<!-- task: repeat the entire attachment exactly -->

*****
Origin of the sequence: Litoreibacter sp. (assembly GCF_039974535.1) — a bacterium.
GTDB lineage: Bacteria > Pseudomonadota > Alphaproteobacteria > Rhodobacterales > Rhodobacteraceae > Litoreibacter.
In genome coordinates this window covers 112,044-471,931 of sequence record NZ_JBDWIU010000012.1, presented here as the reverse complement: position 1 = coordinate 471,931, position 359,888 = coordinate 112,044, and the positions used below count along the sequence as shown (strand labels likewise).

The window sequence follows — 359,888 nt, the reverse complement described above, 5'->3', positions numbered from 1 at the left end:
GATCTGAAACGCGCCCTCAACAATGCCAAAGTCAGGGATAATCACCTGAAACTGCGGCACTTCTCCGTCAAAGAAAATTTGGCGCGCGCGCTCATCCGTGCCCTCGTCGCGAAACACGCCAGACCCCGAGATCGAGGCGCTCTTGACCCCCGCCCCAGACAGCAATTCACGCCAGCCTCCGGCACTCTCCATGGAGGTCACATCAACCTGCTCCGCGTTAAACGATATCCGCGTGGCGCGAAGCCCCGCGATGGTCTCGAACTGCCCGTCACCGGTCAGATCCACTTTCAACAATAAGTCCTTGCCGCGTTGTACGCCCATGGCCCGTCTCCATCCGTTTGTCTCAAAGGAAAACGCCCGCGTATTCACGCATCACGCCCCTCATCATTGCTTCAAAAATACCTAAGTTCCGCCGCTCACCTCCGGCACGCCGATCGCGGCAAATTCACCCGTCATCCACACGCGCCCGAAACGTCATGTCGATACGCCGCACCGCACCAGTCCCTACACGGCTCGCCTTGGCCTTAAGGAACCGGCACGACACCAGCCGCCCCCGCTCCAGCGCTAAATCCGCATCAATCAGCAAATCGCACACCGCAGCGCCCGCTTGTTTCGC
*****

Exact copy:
Origin of the sequence: Litoreibacter sp. (assembly GCF_039974535.1) — a bacterium.
GTDB lineage: Bacteria > Pseudomonadota > Alphaproteobacteria > Rhodobacterales > Rhodobacteraceae > Litoreibacter.
In genome coordinates this window covers 112,044-471,931 of sequence record NZ_JBDWIU010000012.1, presented here as the reverse complement: position 1 = coordinate 471,931, position 359,888 = coordinate 112,044, and the positions used below count along the sequence as shown (strand labels likewise).

The window sequence follows — 359,888 nt, the reverse complement described above, 5'->3', positions numbered from 1 at the left end:
GATCTGAAACGCGCCCTCAACAATGCCAAAGTCAGGGATAATCACCTGAAACTGCGGCACTTCTCCGTCAAAGAAAATTTGGCGCGCGCGCTCATCCGTGCCCTCGTCGCGAAACACGCCAGACCCCGAGATCGAGGCGCTCTTGACCCCCGCCCCAGACAGCAATTCACGCCAGCCTCCGGCACTCTCCATGGAGGTCACATCAACCTGCTCCGCGTTAAACGATATCCGCGTGGCGCGAAGCCCCGCGATGGTCTCGAACTGCCCGTCACCGGTCAGATCCACTTTCAACAATAAGTCCTTGCCGCGTTGTACGCCCATGGCCCGTCTCCATCCGTTTGTCTCAAAGGAAAACGCCCGCGTATTCACGCATCACGCCCCTCATCATTGCTTCAAAAATACCTAAGTTCCGCCGCTCACCTCCGGCACGCCGATCGCGGCAAATTCACCCGTCATCCACACGCGCCCGAAACGTCATGTCGATACGCCGCACCGCACCAGTCCCTACACGGCTCGCCTTGGCCTTAAGGAACCGGCACGACACCAGCCGCCCCCGCTCCAGCGCTAAATCCGCATCAATCAGCAAATCGCACACCGCAGCGCCCGCTTGTTTCGC